6. Worker Sampling

  1. If the QMCs have been populated with excess workers, sample the worker bees at a selected time point during the experiment for assessment of treatment induced changes in their physiology. Perform the collections in conjunction with daily feeding and egg counting activities to minimize the time for which the QMCs are outside of the incubator.
  2. Before sampling, place a door panel between an ELP and the interior of the QMC, and remove the ELP. Carefully lift the door panel approximately 0.5 cm from the base of the cage and remove a worker bee from inside the QMC using featherweight tweezers. To prevent bees from escaping, cover portions of the 0.5 cm opening with a gloved finger or piece of cotton as necessary.
  3. Preserve the collected bee for follow-up analysis and repeat this process until the desired number of samples have been collected. For gene expression analysis, snap freezing bees in liquid nitrogen and immediate storage at -80 °C is strongly recommended51.

7. Worker Mortality

  1. Assess worker mortality during the experiment by counting the number of dead bees at the bottom of the feeding chamber and the egg laying chamber. Perform this assessment in conjunction with daily egg laying quantification.
  2. Using forceps, carefully remove the dead bees through the feeder holes, covering the hole with a gloved finger or piece of cotton while the forceps are not inserted.
  3. Remove the dead bees from the egg laying chamber by carefully lifting the door panel approximately 0.5 cm from the base of the cage and inserting forceps. To prevent bees from escaping, cover portions of the 0.5 cm opening with a gloved finger or piece of cotton as necessary.
  4. Assess the worker mortality at the conclusion of the experiment by removing and counting all the dead bees from the QMCs using the previously described methods prior to euthanizing the remaining bees.
    NOTE: In the absence of worker bees, queens will not produce eggs and will starve within 24 hours. Therefore, if all the workers in a QMC are observed to be dead, the QMC should be removed from the experiment. Likewise, if a queen dies during the experiment, the QMC should be removed, and the data should be appropriately censored.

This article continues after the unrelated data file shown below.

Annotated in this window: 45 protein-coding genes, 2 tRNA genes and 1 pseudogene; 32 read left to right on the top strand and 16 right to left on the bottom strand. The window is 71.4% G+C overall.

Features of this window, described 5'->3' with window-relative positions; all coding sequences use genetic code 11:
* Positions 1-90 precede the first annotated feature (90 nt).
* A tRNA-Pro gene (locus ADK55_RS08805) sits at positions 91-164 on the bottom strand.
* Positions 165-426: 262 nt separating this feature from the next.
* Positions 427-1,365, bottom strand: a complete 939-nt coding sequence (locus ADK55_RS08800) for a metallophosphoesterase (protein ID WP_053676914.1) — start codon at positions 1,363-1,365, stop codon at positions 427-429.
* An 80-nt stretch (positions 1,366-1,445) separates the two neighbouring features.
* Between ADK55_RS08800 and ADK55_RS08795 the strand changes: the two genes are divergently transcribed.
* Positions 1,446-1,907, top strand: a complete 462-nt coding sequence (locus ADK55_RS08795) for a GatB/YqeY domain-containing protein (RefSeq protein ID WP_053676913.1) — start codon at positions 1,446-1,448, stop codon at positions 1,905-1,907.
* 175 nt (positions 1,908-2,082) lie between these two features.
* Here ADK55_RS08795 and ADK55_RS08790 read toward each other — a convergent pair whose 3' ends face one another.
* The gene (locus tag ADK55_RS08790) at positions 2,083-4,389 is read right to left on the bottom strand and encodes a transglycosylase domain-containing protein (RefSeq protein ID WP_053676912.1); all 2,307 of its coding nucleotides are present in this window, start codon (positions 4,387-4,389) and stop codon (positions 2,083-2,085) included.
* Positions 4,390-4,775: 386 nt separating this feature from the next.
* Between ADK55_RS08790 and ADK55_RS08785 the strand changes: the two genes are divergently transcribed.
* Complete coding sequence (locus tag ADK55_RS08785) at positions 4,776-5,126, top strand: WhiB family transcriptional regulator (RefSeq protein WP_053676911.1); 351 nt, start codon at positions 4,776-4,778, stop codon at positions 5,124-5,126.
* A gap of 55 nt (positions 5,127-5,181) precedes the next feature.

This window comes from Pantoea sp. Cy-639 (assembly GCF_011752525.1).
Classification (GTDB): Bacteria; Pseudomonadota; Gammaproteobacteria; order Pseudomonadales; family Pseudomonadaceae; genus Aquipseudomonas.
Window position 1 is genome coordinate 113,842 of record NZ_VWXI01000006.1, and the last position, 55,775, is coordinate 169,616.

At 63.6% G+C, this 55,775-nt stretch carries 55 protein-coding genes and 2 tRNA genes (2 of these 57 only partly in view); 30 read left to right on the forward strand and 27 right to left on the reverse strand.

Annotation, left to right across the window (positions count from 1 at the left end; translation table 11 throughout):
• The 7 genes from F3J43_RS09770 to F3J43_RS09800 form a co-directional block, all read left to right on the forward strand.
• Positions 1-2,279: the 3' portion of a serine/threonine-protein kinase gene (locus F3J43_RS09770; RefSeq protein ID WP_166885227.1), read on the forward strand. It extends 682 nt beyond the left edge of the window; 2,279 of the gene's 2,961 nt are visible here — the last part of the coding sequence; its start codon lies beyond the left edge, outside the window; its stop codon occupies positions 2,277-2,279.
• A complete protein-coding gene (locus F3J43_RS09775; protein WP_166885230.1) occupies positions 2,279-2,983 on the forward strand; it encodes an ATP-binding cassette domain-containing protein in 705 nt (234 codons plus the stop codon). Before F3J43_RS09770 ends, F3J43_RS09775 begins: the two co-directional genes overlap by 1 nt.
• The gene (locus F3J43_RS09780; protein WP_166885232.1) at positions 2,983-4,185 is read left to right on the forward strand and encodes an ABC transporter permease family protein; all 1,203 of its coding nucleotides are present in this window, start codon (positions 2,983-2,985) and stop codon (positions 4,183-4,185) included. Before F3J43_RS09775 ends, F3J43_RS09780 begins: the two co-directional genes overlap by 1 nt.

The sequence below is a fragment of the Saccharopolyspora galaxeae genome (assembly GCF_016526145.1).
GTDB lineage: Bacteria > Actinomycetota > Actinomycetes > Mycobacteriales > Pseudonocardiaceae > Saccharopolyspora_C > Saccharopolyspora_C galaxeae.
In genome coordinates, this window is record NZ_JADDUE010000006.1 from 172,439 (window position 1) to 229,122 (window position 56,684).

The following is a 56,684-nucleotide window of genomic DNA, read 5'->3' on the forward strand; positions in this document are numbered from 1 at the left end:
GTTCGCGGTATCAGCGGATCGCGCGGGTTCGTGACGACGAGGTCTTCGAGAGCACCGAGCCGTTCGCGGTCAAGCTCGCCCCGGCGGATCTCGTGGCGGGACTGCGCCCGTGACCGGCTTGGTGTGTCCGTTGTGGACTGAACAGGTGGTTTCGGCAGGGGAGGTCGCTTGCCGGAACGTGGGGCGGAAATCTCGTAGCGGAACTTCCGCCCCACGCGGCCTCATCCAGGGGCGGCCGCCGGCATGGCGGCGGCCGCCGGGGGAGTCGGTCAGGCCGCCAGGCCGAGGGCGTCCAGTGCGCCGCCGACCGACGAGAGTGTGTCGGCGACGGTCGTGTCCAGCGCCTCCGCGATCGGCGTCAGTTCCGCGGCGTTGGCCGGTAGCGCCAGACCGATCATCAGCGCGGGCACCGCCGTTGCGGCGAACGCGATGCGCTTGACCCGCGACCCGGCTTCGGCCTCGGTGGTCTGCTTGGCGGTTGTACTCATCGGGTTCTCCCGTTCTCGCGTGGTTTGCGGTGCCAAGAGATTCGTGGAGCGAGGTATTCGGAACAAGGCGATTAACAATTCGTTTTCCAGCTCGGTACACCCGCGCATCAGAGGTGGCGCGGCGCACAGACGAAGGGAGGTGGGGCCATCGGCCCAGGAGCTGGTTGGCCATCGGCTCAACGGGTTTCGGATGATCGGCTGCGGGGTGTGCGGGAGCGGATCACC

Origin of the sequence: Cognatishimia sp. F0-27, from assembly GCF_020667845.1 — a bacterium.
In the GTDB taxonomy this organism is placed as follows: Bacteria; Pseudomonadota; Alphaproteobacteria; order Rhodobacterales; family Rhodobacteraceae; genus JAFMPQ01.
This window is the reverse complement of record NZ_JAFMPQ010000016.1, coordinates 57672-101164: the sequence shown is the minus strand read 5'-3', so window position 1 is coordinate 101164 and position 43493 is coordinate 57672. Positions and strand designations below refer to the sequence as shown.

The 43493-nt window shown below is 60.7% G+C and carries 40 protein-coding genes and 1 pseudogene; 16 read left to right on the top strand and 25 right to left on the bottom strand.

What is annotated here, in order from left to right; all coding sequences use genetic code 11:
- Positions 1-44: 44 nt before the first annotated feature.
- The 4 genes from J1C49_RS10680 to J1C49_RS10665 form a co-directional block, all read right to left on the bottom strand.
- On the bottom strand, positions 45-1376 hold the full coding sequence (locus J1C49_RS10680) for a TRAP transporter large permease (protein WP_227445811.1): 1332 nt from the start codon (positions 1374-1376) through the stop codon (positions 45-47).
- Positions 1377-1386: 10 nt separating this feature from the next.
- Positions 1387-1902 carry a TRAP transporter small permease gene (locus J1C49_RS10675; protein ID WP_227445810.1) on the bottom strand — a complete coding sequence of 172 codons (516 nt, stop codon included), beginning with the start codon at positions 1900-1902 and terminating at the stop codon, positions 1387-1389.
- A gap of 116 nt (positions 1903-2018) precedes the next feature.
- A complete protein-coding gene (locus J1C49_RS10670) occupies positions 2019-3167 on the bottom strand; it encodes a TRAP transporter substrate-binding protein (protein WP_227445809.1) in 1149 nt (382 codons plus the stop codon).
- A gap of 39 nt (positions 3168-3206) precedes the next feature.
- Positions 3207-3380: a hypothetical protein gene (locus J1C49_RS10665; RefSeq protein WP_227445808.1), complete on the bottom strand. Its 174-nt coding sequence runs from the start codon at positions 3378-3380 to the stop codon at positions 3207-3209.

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Representative Results

The production of eggs was monitored in QMCs assembled and maintained as described above with once daily observations of egg production and 15 cages per treatment group. Newly mated queens of primarily Carniolan stock were purchased and shipped overnight from a queen breeder, and honey bee workers were obtained from 3 colonies maintained according to standard commercial methods at The Bee Research Facility at the University of Illinois Urbana-Champaign. Here, 4 dietary treatment groups were used: 1) 50 ppb (g/g) imidacloprid in sucrose solution and pollen supplement (50 ppb - p+s), 2) 10 ppb imidacloprid in sucrose solution and pollen supplement (10 ppb - p+s), 3) 10 ppb imidacloprid in pollen supplement alone (10 ppb - p), and 4) a control group given diet containing an equivalent volume of acetone as the treatment groups (CTRL).

Treatment-related changes in daily egg counts were evaluated as described in Fine et al.32 with minor modifications. Briefly, a Poisson log-linear GEE with an auto-regressive (AR-1) correlation matrix structure was implemented to assess treatment related changes in egg production over time. Here, time (day) was treated as a continuous variable and treatment was categorical. Wald chi-square post hoc tests were used to determine significance. Because no egg laying was observed on day 1 of the experiment, this day was excluded from analysis to conform to the assumptions of the GEE. The results of this analysis are shown in Table S1. Daily egg production was significantly lower in QMCs in the 50 ppb p+s treatment group (χ2=43.99, p<0.001; Figure 2A).

Differences in the total number of eggs produced in QMCs by treatment were analyzed using a one-way ANOVA and Tukey HSD post hoc test (Figure 3). For this analysis, any QMC removed from the experiment before the end of the 14-day monitoring period due to queen or worker death was excluded, resulting in N=13 each for the CTRL and the 50 ppb - p+s groups, N=14 for 10 ppb - p, and N=15 for 10 ppb - p+s. A dose dependent effect was observed for treatments administered in both sucrose and pollen, with the largest reduction in egg production relative to control observed in 50 ppb - p+s followed by 10 ppb - p+s. No difference in total eggs produced was observed between CTRL and 10 ppb - p (F3, 52=17.95, p<0.001, Tukey HSD).